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Plan Your Bryce Canyon National Park Vacation

A land that captures the imagination and the heart, Bryce is a favorite among Utah's national parks. Although its splendor had been well known for decades, Bryce Canyon wasn't designated a national park until 1928. The park is named for Ebenezer Bryce, a pioneer cattleman and the first permanent settler in the area. His description of the landscape not being hospitable to cows has oft been repeated. Even more than his famous quote, however, Bryce Canyon is known for its fanciful "hoodoos," best viewed at sunrise or sunset, when the light plays off the red rock.

In geological terms, Bryce is actually an amphitheater, not a canyon. The hoodoos in the amphitheater took on their unusual shapes because the top layer of rock— "cap rock"—is harder than the layers below it. If erosion undercuts the soft rock beneath the cap too much, the hoodoo will tumble. Bryce continues to evolve today, but the hoodoos are a permanent feature; old ones may die, but new ones are constantly forming as the amphitheater rim recedes.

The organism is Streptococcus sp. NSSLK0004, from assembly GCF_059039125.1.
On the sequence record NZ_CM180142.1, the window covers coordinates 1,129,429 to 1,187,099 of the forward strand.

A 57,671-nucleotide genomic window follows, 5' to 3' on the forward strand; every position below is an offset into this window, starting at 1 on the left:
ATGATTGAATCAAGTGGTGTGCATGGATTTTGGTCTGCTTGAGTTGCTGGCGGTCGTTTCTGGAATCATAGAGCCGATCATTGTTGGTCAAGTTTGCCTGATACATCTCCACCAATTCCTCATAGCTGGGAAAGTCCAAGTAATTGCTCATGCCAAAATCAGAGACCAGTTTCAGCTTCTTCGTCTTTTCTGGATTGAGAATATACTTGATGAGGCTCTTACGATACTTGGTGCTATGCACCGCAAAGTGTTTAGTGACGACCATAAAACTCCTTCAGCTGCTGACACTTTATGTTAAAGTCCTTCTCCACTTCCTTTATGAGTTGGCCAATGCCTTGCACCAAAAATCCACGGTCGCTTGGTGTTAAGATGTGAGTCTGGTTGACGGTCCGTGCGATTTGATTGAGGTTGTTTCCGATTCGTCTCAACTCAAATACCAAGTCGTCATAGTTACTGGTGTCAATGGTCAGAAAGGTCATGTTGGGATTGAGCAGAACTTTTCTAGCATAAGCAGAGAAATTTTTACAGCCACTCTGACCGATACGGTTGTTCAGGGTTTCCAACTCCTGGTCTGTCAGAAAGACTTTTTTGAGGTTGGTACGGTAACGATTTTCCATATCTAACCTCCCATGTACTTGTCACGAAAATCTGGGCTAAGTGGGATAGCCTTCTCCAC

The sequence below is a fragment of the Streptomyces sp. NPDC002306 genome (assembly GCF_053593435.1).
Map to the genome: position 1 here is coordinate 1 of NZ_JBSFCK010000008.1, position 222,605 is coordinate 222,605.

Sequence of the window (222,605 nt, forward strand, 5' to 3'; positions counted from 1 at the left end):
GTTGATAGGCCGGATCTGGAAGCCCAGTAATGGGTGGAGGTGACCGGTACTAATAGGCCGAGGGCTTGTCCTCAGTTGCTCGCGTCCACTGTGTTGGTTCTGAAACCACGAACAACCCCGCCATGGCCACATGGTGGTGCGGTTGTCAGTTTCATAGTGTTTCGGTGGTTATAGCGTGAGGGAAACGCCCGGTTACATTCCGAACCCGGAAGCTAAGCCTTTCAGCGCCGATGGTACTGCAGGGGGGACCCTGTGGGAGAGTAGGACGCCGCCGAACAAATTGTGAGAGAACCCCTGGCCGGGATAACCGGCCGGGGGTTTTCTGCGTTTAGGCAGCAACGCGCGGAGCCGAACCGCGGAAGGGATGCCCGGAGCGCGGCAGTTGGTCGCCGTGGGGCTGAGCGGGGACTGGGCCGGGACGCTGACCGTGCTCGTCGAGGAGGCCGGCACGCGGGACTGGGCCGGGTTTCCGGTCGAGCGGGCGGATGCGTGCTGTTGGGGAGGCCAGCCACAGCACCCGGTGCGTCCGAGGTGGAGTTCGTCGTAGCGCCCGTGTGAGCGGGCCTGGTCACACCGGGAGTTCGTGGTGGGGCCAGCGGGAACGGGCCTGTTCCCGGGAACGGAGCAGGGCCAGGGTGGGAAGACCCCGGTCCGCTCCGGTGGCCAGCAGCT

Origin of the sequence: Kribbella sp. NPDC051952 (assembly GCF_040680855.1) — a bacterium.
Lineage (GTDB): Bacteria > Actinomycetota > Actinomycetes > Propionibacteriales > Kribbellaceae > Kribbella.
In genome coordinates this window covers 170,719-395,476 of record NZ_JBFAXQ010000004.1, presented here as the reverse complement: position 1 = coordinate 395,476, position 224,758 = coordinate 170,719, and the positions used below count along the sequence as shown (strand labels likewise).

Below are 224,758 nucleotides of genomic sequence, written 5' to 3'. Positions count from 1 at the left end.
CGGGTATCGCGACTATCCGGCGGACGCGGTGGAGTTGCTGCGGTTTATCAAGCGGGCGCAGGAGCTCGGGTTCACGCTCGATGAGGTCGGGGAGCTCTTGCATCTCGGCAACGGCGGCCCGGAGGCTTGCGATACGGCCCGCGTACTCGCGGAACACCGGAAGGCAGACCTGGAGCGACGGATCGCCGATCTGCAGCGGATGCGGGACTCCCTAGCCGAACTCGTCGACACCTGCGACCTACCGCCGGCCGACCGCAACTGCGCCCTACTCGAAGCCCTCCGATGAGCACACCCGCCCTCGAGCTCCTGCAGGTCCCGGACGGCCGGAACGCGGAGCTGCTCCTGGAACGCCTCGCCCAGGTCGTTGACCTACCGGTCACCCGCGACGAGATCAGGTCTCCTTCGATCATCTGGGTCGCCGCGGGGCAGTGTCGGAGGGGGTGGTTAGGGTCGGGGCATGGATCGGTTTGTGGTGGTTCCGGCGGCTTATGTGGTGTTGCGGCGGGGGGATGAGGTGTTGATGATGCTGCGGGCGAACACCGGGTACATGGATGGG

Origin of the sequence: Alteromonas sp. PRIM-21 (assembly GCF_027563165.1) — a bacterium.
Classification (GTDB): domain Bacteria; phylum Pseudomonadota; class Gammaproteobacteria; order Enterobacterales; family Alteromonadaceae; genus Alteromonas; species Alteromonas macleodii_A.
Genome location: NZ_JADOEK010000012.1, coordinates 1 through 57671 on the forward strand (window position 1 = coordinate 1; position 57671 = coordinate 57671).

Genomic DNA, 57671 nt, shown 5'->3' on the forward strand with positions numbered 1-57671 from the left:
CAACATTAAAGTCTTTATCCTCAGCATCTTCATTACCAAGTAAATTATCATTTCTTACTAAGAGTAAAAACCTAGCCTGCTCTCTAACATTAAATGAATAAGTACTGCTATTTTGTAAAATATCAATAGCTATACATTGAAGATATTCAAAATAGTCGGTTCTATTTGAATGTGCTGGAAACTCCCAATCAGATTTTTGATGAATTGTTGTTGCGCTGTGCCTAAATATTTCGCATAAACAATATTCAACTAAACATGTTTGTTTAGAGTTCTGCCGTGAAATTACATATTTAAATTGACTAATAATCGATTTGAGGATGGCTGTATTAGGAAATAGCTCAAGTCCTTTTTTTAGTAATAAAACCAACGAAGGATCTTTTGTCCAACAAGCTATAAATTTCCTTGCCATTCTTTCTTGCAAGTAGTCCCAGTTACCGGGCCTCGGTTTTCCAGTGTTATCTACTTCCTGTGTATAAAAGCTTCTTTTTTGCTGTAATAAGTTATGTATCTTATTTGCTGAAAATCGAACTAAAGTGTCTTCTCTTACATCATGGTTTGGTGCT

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Top Reasons To Go

  1. Hoodoo heaven The brashly colored, gravity-defying limestone tentacles reaching skyward—known locally as "hoodoos"—are the main attraction of Bryce Canyon.
  2. Famous fresh air With some of the clearest skies anywhere, the park offers views that, on a clear day, extend 200 miles and into three states.
  3. Spectacular sunrises and sunsets The deep orange and crimson hues of the park's hoodoos are intensified by the light of the sun at either end of the day.
  4. Dramatically different zones From the highest point of the rim to the canyon base, the park spans 2,000 feet, so you can explore three unique climatic zones spruce-fir forest, ponderosa-pine forest, and pinyon pine–juniper forest.
  5. Snowy fun Bryce gets an average of 95 inches of snowfall a year, and is a popular destination for skiers and snowshoe enthusiasts.

When To Go

When to Go

Around Bryce Canyon National Park and the nearby Cedar Breaks National Monument area, elevations approach and surpass 9,000 feet, making for...

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